Plans for a film that will tout New Zealand PM Jacinda Ardern’s leadership in the wake of the Christchurch mosque shootings have met resistance from pundits and the Muslim community. Ardern has distanced herself from the project.

The film, titled ‘They Are Us’, is set in March 2019, in the days following the deadly attack on two mosques carried out by white supremacist Brenton Tarrant. The convicted terrorist killed 51 people in the attack, making it the bloodiest mass shooting in New Zealand’s history. 

But the script’s protagonist isn’t a first responder or survivor of the tragedy. According to the Hollywood Reporter, the film will primarily revolve around Ardern, showing how the prime minister rallied the nation, and pushed through an assault rifle ban, following the horrific shootings. The title of the movie is inspired by a speech that the prime minister gave in response to the attack. Ardern will be played by Australian actress Rose Byrne.

Glen Basner of FilmNation Entertainment, which will be looking for international backers for the film at the upcoming Cannes Film Festival, said that the script tells an “inspiring story” about how “a strong leader” can change lives when they “work from a place of compassion, love and an unwavering conviction to do what is right.”

But film’s subject matter was met with disbelief and anger by members of Christchurch’s Muslim community. 

Tony Green, a member of one of the Christchurch mosques that was attacked​ who acted as a media spokesperson for the Muslim community following the shootings, said that he and others were “blindsided” by news about the film’s production.

The sister of one of the victim’s of the shootings told New Zealand media that she learned about the film on Twitter, adding that “it seems like it’s just capitalizing” on the tragedy. She said that she doesn’t think that the movie will be well received in New Zealand.

The Christchurch Muslim Association echoed similar concerns. 

“There are still many sensitivities around the tragic events of March 15 and although recognition of our prime minister for her response to attacks is well deserved, we question the timing and whether a movie is appropriate right now,” spokesperson Abdigani Ali​ said.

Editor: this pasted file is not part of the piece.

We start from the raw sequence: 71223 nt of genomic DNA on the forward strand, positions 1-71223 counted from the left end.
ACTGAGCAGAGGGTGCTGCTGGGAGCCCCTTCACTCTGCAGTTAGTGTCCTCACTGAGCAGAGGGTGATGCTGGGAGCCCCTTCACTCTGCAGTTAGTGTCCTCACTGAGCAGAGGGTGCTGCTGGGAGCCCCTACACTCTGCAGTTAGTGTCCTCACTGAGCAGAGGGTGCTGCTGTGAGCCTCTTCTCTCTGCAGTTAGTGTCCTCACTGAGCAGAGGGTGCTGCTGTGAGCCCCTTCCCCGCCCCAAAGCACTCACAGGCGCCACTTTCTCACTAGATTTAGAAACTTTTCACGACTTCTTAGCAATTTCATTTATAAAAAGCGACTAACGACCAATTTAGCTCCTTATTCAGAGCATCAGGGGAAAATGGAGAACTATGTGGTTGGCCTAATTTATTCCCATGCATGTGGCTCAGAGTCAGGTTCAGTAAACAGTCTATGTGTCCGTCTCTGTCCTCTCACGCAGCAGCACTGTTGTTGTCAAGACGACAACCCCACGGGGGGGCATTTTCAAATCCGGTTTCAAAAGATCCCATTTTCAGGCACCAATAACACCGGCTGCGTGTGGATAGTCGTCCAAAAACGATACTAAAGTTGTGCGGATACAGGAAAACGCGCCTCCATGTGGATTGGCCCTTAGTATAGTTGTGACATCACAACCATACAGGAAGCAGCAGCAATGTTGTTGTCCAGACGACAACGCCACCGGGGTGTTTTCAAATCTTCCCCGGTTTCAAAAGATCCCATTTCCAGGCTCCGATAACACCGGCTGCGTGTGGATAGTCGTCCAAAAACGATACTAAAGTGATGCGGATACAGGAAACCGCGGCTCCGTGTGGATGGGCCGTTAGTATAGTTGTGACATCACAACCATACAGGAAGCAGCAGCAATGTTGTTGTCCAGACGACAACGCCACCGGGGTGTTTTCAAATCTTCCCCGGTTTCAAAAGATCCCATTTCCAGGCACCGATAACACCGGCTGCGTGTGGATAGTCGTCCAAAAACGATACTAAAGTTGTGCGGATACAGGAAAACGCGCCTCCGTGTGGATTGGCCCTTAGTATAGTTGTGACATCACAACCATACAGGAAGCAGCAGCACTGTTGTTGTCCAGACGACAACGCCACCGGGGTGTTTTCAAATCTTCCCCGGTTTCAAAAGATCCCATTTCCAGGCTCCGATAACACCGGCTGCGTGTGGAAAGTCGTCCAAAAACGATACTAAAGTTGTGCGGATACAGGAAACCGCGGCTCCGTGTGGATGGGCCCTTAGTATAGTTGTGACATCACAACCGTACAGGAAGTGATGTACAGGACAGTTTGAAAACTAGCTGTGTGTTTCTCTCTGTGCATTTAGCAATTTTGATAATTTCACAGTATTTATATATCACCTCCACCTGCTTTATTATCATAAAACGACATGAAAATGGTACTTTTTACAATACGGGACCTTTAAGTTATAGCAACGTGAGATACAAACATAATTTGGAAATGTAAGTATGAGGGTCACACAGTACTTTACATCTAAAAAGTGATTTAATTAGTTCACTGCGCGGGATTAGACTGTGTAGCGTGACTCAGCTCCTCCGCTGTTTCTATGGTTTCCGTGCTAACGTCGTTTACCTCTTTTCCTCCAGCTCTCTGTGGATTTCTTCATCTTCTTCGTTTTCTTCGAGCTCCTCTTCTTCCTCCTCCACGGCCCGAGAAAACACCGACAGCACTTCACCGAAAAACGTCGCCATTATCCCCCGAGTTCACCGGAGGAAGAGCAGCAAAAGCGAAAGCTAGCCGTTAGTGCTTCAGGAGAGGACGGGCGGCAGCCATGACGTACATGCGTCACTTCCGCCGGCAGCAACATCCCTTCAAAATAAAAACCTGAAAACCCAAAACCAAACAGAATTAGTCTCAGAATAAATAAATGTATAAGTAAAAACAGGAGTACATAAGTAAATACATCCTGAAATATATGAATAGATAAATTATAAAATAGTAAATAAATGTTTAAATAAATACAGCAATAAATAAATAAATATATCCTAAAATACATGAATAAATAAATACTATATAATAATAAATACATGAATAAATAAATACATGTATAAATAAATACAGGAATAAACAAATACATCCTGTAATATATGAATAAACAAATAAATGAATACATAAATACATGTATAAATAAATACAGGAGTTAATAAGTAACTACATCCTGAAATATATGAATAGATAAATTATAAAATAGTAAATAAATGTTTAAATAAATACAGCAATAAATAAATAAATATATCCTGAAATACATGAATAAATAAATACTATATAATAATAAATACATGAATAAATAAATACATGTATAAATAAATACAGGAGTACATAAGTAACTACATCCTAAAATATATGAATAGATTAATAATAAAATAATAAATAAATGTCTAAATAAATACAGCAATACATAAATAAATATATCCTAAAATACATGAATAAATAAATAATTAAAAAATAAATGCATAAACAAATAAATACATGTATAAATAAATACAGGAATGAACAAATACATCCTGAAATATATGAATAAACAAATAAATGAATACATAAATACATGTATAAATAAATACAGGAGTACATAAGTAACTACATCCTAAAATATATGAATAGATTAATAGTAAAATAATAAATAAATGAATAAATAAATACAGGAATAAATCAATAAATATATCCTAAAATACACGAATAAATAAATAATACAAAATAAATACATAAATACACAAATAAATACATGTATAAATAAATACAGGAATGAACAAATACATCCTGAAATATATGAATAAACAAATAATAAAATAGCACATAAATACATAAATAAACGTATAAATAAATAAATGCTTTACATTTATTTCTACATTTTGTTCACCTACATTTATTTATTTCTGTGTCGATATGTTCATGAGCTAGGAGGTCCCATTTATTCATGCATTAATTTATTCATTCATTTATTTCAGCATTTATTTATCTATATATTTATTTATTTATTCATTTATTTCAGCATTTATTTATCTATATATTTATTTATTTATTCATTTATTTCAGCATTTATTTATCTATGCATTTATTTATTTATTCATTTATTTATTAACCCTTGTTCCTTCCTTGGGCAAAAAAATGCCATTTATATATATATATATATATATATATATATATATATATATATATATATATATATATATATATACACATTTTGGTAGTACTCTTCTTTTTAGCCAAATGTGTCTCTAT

The controversial film caused many New Zealanders to vent their anger online, prompting the hashtag ‘#TheyAreUsShutdown’ to trend in the country. Within hours, a petition was created that called on Ardern to “strongly denounce the film” and reassure the public that the government is not supporting its production. 

Its official NZ hates #TheyAreUs more than we love Lorde (and we really love Lorde).

Pals in film & media – please do your part for #TheyAreUsShutDown. No excuses for supporting a Hollywood film that is not from community & uses the horrors of The ChCh Mosque attacks as a backdrop for Rose Byrne’s character development.

Observers on social media denounced the film as an example of “white supremacy” and “white saviorism.”

Yes, this 👇🏽 is white supremacy btw #TheyAreUsShutDown

Here’s my hot take on #TheyAreUsShutDown – I told you so (that white people would mobilise & weaponise #TheyAreUs to benefit their own white saviour/shero narratives, and in doing so, marginalise the f** outta us Kiwi Muslims). It was never about ‘us’.

Shifting the focus away from white terrorism to white saviorism.

The New Zealand producer behind the film, Philippa Campbell, insisted that the script “illustrates the reality that there were a host of heroes during that week, including the PM, members of the two mosques and citizens of Christchurch.”

The furor over the planned film prompted Ardern to issue a statement making it clear that she had nothing to do with its production. “The prime minister and the government have no involvement in the film,” a spokesperson for the New Zealand leader said. 

The film’s producers are still pushing ahead with the project, but have said they will consider donating profits to survivors and efforts to combat terrorism. 

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